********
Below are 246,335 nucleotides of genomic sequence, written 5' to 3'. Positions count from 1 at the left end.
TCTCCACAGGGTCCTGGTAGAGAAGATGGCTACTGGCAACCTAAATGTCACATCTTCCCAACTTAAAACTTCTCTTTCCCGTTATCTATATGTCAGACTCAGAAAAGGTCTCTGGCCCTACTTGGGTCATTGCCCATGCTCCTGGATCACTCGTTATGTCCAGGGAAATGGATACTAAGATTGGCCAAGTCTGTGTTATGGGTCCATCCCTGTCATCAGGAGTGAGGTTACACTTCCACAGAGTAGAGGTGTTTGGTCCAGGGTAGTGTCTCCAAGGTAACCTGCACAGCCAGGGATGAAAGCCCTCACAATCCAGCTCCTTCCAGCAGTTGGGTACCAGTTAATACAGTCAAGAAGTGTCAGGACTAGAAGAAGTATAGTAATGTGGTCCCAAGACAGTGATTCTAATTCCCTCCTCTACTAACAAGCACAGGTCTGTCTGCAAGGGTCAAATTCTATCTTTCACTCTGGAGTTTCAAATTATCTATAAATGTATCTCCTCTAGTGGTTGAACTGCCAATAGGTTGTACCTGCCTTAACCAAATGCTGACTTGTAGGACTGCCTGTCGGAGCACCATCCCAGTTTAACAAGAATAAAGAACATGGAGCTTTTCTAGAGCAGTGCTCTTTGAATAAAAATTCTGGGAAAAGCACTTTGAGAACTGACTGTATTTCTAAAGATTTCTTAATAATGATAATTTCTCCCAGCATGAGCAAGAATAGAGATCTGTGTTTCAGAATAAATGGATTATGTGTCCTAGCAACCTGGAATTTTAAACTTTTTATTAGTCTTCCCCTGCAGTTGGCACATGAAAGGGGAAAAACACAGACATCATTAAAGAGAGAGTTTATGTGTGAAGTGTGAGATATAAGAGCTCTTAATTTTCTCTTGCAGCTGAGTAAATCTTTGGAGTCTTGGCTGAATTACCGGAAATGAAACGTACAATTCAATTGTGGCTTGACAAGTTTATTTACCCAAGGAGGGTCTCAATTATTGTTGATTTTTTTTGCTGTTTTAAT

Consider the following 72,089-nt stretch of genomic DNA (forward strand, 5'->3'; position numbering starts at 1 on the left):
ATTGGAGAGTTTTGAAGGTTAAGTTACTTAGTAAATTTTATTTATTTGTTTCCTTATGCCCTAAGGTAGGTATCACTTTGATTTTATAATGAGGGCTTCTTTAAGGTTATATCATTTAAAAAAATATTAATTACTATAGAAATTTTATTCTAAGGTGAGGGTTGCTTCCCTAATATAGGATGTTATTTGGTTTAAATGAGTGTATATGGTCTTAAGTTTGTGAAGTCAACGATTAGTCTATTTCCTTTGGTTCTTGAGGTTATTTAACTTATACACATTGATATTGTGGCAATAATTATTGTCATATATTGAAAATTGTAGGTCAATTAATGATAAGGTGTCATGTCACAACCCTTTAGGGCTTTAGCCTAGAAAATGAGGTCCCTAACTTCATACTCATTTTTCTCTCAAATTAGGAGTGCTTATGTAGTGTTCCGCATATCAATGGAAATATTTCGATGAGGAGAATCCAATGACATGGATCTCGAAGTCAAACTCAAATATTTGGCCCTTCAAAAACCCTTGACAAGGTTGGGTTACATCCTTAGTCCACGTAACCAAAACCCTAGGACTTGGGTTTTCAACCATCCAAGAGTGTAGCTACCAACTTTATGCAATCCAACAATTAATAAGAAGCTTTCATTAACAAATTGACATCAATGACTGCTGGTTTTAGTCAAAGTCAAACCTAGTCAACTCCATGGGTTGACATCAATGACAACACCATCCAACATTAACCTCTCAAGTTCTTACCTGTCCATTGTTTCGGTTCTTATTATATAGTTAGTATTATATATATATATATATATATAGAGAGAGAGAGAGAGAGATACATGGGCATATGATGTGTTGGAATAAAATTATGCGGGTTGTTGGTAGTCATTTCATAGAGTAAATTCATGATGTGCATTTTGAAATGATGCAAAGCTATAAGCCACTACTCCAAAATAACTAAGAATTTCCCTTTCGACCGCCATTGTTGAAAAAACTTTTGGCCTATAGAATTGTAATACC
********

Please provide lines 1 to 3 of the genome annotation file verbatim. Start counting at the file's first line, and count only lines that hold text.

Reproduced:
Below are 246,335 nucleotides of genomic sequence, written 5' to 3'. Positions count from 1 at the left end.
TCTCCACAGGGTCCTGGTAGAGAAGATGGCTACTGGCAACCTAAATGTCACATCTTCCCAACTTAAAACTTCTCTTTCCCGTTATCTATATGTCAGACTCAGAAAAGGTCTCTGGCCCTACTTGGGTCATTGCCCATGCTCCTGGATCACTCGTTATGTCCAGGGAAATGGATACTAAGATTGGCCAAGTCTGTGTTATGGGTCCATCCCTGTCATCAGGAGTGAGGTTACACTTCCACAGAGTAGAGGTGTTTGGTCCAGGGTAGTGTCTCCAAGGTAACCTGCACAGCCAGGGATGAAAGCCCTCACAATCCAGCTCCTTCCAGCAGTTGGGTACCAGTTAATACAGTCAAGAAGTGTCAGGACTAGAAGAAGTATAGTAATGTGGTCCCAAGACAGTGATTCTAATTCCCTCCTCTACTAACAAGCACAGGTCTGTCTGCAAGGGTCAAATTCTATCTTTCACTCTGGAGTTTCAAATTATCTATAAATGTATCTCCTCTAGTGGTTGAACTGCCAATAGGTTGTACCTGCCTTAACCAAATGCTGACTTGTAGGACTGCCTGTCGGAGCACCATCCCAGTTTAACAAGAATAAAGAACATGGAGCTTTTCTAGAGCAGTGCTCTTTGAATAAAAATTCTGGGAAAAGCACTTTGAGAACTGACTGTATTTCTAAAGATTTCTTAATAATGATAATTTCTCCCAGCATGAGCAAGAATAGAGATCTGTGTTTCAGAATAAATGGATTATGTGTCCTAGCAACCTGGAATTTTAAACTTTTTATTAGTCTTCCCCTGCAGTTGGCACATGAAAGGGGAAAAACACAGACATCATTAAAGAGAGAGTTTATGTGTGAAGTGTGAGATATAAGAGCTCTTAATTTTCTCTTGCAGCTGAGTAAATCTTTGGAGTCTTGGCTGAATTACCGGAAATGAAACGTACAATTCAATTGTGGCTTGACAAGTTTATTTACCCAAGGAGGGTCTCAATTATTGTTGATTTTTTTTGCTGTTTTAAT

Consider the following 72,089-nt stretch of genomic DNA (forward strand, 5'->3'; position numbering starts at 1 on the left):